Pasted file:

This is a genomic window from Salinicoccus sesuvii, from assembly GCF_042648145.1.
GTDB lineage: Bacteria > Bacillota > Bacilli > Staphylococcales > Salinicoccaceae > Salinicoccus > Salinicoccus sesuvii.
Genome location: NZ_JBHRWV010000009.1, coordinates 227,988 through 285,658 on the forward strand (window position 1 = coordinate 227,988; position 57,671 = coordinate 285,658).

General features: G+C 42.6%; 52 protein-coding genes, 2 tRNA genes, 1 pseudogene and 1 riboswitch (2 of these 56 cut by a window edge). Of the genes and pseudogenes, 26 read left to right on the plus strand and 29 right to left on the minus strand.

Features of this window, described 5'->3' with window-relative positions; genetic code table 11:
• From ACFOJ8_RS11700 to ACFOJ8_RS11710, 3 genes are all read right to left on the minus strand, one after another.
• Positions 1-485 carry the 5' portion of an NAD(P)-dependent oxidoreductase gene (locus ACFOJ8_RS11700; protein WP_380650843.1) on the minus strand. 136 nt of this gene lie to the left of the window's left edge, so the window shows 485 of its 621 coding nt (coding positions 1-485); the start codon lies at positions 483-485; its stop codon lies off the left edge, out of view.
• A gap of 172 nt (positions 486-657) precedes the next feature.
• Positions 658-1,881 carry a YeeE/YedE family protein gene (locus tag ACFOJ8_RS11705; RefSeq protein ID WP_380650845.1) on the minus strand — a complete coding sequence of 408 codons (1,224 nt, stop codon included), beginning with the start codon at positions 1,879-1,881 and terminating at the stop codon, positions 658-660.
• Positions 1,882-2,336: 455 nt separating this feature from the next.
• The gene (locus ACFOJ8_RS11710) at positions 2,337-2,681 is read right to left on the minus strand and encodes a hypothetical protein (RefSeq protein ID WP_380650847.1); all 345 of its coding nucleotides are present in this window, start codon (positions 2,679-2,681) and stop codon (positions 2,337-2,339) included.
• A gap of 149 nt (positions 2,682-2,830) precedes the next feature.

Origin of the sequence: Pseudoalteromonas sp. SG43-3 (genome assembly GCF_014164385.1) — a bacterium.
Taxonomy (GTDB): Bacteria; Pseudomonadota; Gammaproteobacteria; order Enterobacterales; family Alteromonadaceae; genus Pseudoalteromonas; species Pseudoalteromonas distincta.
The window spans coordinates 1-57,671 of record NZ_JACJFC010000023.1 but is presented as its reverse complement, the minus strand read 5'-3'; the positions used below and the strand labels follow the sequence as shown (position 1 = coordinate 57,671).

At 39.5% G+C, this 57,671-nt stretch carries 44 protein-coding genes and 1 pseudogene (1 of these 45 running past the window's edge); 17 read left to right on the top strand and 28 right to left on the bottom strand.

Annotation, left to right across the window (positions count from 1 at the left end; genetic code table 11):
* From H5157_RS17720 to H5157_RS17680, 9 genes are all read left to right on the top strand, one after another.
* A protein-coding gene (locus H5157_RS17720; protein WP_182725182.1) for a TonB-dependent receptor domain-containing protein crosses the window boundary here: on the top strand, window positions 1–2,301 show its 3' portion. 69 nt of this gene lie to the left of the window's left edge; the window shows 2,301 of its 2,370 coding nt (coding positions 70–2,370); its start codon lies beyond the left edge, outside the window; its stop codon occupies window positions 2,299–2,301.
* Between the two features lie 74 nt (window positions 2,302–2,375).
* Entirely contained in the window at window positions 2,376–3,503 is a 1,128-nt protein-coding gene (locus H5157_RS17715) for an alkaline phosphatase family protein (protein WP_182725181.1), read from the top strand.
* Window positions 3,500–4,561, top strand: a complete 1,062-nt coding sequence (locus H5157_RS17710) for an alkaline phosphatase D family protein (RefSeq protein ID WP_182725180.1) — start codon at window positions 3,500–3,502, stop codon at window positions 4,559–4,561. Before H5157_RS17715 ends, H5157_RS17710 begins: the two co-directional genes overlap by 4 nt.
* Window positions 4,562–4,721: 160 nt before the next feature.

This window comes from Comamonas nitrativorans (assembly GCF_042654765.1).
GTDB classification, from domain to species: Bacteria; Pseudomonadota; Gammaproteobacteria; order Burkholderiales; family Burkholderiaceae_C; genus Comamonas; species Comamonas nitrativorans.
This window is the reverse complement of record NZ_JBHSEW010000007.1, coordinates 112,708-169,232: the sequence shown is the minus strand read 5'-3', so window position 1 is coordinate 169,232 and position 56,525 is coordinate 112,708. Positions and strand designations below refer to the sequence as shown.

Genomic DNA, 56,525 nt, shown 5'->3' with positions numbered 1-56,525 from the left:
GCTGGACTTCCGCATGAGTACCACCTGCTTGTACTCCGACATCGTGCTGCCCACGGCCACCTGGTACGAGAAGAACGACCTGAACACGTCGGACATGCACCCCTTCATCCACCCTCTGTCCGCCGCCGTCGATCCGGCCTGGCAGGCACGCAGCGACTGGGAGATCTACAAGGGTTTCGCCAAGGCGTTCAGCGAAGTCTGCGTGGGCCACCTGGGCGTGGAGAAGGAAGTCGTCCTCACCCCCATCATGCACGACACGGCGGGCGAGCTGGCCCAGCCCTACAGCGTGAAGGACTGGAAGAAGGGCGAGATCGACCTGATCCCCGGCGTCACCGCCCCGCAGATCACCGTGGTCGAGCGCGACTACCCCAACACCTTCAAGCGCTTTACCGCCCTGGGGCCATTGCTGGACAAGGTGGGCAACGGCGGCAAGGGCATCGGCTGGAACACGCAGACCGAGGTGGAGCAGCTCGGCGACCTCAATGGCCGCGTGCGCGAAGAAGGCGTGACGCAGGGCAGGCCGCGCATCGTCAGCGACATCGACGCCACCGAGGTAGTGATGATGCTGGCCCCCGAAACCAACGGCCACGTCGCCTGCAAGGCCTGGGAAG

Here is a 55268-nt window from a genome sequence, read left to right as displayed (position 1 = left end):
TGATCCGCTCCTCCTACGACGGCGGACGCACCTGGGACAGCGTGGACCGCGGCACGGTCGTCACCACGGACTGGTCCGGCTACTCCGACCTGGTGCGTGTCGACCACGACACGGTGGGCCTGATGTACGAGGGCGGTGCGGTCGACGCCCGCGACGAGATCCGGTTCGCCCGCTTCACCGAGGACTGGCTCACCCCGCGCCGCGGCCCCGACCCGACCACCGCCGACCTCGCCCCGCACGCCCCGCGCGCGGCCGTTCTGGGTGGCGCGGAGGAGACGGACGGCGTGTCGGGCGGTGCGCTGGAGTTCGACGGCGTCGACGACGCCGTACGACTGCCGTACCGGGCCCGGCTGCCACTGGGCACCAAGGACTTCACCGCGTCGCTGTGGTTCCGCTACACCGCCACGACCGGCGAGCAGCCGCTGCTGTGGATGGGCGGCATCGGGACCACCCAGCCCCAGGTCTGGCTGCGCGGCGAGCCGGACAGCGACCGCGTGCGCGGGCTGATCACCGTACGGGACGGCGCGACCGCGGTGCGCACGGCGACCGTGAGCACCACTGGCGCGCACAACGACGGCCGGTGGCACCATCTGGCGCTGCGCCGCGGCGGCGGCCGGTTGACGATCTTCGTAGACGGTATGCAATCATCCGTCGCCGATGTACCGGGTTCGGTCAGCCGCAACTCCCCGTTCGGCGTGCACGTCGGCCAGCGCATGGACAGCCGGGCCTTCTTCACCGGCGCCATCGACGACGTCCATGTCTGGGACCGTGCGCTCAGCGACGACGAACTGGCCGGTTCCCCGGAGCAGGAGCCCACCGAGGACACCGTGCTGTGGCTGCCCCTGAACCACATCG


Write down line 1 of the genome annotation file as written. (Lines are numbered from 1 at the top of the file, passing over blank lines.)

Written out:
This is a genomic window from Salinicoccus sesuvii, from assembly GCF_042648145.1.